Hello again!
Why is it D and not A ? The passage says "decrease linearly with velocity".
Thanks!
C/P #8

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Re: C/P #8
Hi ellie 
This is a tough question, b/c it's a great example of how the MCAT doesn't technically test calculus, but it tests the ideas underlying calculus. The passage says that force decreases linearly with speed, which means that acceleration decreases linearly with speed. But the question is asking us to look at a graph of velocity. Keeping in mind that acceleration is the change in velocity over time, or the slope on a graph of V vs. t, we need to look for the graph that has a slope that changes linearly. In A and B, the graph is linear, but the slope is constant, so that's not what we're looking for. C and D have a slope that changes as a linear function of time.
The above explanation doesn't require calculus, but if you have taken calculus, what this boils down to is that you integrate acceleration to get velocity, so an acceleration of kx (linear) would yield a velocity of (kx^2)/2, which is a quadratic, as in C or D. Alternately, in differentionspeak, a quadratic equation for velocity as in C or D would yield a derivative that would be linear, b/c the derivative of x^2 is 2x. Again, technically, no calculus is required, but if you've seen calculus before, this may be more straightforward.
Thanks for reaching out, and hope this helps!!
This is a tough question, b/c it's a great example of how the MCAT doesn't technically test calculus, but it tests the ideas underlying calculus. The passage says that force decreases linearly with speed, which means that acceleration decreases linearly with speed. But the question is asking us to look at a graph of velocity. Keeping in mind that acceleration is the change in velocity over time, or the slope on a graph of V vs. t, we need to look for the graph that has a slope that changes linearly. In A and B, the graph is linear, but the slope is constant, so that's not what we're looking for. C and D have a slope that changes as a linear function of time.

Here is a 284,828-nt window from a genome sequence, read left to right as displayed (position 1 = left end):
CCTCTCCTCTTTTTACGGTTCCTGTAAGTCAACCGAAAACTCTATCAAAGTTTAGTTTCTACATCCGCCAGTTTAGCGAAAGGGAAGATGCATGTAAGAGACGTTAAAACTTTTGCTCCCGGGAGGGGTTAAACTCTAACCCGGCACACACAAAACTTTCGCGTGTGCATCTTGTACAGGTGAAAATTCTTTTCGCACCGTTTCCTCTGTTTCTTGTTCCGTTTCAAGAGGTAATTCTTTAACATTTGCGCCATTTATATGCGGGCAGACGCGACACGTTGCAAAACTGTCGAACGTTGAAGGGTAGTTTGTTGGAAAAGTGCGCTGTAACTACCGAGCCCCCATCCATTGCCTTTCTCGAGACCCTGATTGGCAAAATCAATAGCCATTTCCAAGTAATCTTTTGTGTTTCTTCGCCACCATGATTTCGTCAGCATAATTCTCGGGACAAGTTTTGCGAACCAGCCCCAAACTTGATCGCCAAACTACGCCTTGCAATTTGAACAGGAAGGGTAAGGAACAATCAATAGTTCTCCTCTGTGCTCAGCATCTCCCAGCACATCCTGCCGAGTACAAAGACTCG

The above explanation doesn't require calculus, but if you have taken calculus, what this boils down to is that you integrate acceleration to get velocity, so an acceleration of kx (linear) would yield a velocity of (kx^2)/2, which is a quadratic, as in C or D. Alternately, in differentionspeak, a quadratic equation for velocity as in C or D would yield a derivative that would be linear, b/c the derivative of x^2 is 2x. Again, technically, no calculus is required, but if you've seen calculus before, this may be more straightforward.
Thanks for reaching out, and hope this helps!!
Andrew D.
Content Manager, Next Step Test Prep.
Content Manager, Next Step Test Prep.